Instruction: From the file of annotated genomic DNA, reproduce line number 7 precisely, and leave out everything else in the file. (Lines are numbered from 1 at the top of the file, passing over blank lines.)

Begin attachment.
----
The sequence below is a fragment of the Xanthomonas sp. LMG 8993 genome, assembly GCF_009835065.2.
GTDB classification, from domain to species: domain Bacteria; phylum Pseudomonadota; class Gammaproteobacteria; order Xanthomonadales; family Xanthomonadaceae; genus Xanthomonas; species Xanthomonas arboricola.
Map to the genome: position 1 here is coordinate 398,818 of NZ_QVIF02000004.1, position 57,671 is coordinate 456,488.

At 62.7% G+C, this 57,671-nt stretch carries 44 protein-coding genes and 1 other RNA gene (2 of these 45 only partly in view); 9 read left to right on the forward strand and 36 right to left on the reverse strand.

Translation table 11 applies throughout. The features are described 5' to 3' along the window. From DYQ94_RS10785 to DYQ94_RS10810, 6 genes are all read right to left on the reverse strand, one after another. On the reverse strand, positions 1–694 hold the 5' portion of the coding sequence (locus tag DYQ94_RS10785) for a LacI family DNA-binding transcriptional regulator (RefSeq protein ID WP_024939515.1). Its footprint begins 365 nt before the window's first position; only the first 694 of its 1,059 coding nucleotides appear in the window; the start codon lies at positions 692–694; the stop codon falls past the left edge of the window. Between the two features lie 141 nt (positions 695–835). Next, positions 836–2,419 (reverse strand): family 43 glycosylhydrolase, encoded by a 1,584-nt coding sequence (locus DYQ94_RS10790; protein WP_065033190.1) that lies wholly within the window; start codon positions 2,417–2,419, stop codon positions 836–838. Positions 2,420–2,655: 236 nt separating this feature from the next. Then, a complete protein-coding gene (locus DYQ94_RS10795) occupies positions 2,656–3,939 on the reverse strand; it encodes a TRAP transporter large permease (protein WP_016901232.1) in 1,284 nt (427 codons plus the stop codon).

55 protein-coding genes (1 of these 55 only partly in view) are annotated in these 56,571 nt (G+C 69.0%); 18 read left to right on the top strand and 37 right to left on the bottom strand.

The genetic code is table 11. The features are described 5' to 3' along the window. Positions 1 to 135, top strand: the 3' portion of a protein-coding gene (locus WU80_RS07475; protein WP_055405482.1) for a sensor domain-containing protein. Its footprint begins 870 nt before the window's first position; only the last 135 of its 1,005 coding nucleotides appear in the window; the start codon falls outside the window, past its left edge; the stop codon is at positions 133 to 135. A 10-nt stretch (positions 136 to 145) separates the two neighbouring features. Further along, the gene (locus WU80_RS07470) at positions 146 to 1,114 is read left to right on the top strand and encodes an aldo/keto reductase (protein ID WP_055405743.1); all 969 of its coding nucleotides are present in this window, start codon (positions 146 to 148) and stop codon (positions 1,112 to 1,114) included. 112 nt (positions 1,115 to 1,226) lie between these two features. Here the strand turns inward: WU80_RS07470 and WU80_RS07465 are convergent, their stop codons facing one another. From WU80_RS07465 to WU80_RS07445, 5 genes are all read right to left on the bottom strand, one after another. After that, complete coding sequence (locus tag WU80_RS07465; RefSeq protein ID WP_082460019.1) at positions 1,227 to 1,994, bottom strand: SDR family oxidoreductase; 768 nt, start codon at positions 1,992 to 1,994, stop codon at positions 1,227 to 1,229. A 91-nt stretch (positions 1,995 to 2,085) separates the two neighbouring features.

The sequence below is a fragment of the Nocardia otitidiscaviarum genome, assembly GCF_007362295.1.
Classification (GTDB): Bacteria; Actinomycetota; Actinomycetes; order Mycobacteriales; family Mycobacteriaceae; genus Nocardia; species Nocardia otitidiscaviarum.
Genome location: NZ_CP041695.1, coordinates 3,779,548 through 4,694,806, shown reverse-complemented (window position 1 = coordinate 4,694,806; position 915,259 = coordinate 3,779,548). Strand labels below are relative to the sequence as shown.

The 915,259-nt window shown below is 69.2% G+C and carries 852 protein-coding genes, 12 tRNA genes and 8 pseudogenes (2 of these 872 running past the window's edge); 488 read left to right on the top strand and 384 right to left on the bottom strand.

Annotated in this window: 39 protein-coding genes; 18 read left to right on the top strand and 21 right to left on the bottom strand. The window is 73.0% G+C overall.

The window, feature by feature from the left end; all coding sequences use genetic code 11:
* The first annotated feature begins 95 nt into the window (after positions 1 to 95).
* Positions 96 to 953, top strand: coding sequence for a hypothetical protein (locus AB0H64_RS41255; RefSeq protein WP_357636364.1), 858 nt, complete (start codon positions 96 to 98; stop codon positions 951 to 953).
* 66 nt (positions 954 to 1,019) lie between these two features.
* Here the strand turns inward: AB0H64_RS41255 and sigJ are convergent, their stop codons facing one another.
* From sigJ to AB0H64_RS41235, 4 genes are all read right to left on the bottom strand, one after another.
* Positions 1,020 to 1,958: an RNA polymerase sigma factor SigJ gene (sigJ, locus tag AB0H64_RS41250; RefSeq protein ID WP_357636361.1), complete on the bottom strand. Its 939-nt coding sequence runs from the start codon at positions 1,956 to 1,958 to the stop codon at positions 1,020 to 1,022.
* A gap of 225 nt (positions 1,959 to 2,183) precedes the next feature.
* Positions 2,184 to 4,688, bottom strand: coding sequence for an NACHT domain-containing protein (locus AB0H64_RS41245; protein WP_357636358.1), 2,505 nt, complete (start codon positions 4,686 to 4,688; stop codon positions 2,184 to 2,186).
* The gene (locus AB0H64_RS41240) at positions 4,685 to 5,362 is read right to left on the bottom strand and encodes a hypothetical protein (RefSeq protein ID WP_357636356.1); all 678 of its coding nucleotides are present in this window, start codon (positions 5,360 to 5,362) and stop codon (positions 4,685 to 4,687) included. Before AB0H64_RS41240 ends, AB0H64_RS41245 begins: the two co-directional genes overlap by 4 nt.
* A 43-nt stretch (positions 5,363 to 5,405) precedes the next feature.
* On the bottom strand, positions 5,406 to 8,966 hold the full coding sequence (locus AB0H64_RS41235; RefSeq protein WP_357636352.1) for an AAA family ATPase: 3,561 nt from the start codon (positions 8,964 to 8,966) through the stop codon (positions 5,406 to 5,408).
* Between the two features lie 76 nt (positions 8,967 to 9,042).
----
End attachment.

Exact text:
The genetic code is table 11. The features are described 5' to 3' along the window. Positions 1 to 135, top strand: the 3' portion of a protein-coding gene (locus WU80_RS07475; protein WP_055405482.1) for a sensor domain-containing protein. Its footprint begins 870 nt before the window's first position; only the last 135 of its 1,005 coding nucleotides appear in the window; the start codon falls outside the window, past its left edge; the stop codon is at positions 133 to 135. A 10-nt stretch (positions 136 to 145) separates the two neighbouring features. Further along, the gene (locus WU80_RS07470) at positions 146 to 1,114 is read left to right on the top strand and encodes an aldo/keto reductase (protein ID WP_055405743.1); all 969 of its coding nucleotides are present in this window, start codon (positions 146 to 148) and stop codon (positions 1,112 to 1,114) included. 112 nt (positions 1,115 to 1,226) lie between these two features. Here the strand turns inward: WU80_RS07470 and WU80_RS07465 are convergent, their stop codons facing one another. From WU80_RS07465 to WU80_RS07445, 5 genes are all read right to left on the bottom strand, one after another. After that, complete coding sequence (locus tag WU80_RS07465; RefSeq protein ID WP_082460019.1) at positions 1,227 to 1,994, bottom strand: SDR family oxidoreductase; 768 nt, start codon at positions 1,992 to 1,994, stop codon at positions 1,227 to 1,229. A 91-nt stretch (positions 1,995 to 2,085) separates the two neighbouring features.